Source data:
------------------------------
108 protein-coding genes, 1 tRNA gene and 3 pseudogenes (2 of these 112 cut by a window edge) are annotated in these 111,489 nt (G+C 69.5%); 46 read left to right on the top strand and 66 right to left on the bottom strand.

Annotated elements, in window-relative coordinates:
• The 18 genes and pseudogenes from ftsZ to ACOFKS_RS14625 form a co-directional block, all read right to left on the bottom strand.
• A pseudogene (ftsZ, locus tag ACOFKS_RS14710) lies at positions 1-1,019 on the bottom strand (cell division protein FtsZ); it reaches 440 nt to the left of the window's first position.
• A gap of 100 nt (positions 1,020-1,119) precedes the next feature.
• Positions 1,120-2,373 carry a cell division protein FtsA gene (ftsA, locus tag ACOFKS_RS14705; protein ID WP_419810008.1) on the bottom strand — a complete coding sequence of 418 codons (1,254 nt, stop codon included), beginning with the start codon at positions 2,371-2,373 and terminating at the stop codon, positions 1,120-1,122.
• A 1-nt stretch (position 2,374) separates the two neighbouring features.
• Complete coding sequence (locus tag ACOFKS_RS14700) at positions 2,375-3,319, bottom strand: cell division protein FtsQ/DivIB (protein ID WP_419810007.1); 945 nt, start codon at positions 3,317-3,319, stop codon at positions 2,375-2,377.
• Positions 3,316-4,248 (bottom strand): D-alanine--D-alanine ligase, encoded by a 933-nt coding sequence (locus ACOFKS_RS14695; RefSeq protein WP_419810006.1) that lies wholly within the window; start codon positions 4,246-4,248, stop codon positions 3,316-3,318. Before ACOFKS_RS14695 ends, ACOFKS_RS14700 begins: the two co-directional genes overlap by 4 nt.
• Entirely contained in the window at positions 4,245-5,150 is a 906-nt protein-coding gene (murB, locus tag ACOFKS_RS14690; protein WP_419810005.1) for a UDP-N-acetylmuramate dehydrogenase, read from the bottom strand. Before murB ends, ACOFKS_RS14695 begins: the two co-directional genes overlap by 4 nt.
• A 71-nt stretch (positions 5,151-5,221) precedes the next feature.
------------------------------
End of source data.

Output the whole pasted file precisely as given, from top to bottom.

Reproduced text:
108 protein-coding genes, 1 tRNA gene and 3 pseudogenes (2 of these 112 cut by a window edge) are annotated in these 111,489 nt (G+C 69.5%); 46 read left to right on the top strand and 66 right to left on the bottom strand.

Annotated elements, in window-relative coordinates:
• The 18 genes and pseudogenes from ftsZ to ACOFKS_RS14625 form a co-directional block, all read right to left on the bottom strand.
• A pseudogene (ftsZ, locus tag ACOFKS_RS14710) lies at positions 1-1,019 on the bottom strand (cell division protein FtsZ); it reaches 440 nt to the left of the window's first position.
• A gap of 100 nt (positions 1,020-1,119) precedes the next feature.
• Positions 1,120-2,373 carry a cell division protein FtsA gene (ftsA, locus tag ACOFKS_RS14705; protein ID WP_419810008.1) on the bottom strand — a complete coding sequence of 418 codons (1,254 nt, stop codon included), beginning with the start codon at positions 2,371-2,373 and terminating at the stop codon, positions 1,120-1,122.
• A 1-nt stretch (position 2,374) separates the two neighbouring features.
• Complete coding sequence (locus tag ACOFKS_RS14700) at positions 2,375-3,319, bottom strand: cell division protein FtsQ/DivIB (protein ID WP_419810007.1); 945 nt, start codon at positions 3,317-3,319, stop codon at positions 2,375-2,377.
• Positions 3,316-4,248 (bottom strand): D-alanine--D-alanine ligase, encoded by a 933-nt coding sequence (locus ACOFKS_RS14695; RefSeq protein WP_419810006.1) that lies wholly within the window; start codon positions 4,246-4,248, stop codon positions 3,316-3,318. Before ACOFKS_RS14695 ends, ACOFKS_RS14700 begins: the two co-directional genes overlap by 4 nt.
• Entirely contained in the window at positions 4,245-5,150 is a 906-nt protein-coding gene (murB, locus tag ACOFKS_RS14690; protein WP_419810005.1) for a UDP-N-acetylmuramate dehydrogenase, read from the bottom strand. Before murB ends, ACOFKS_RS14695 begins: the two co-directional genes overlap by 4 nt.
• A 71-nt stretch (positions 5,151-5,221) precedes the next feature.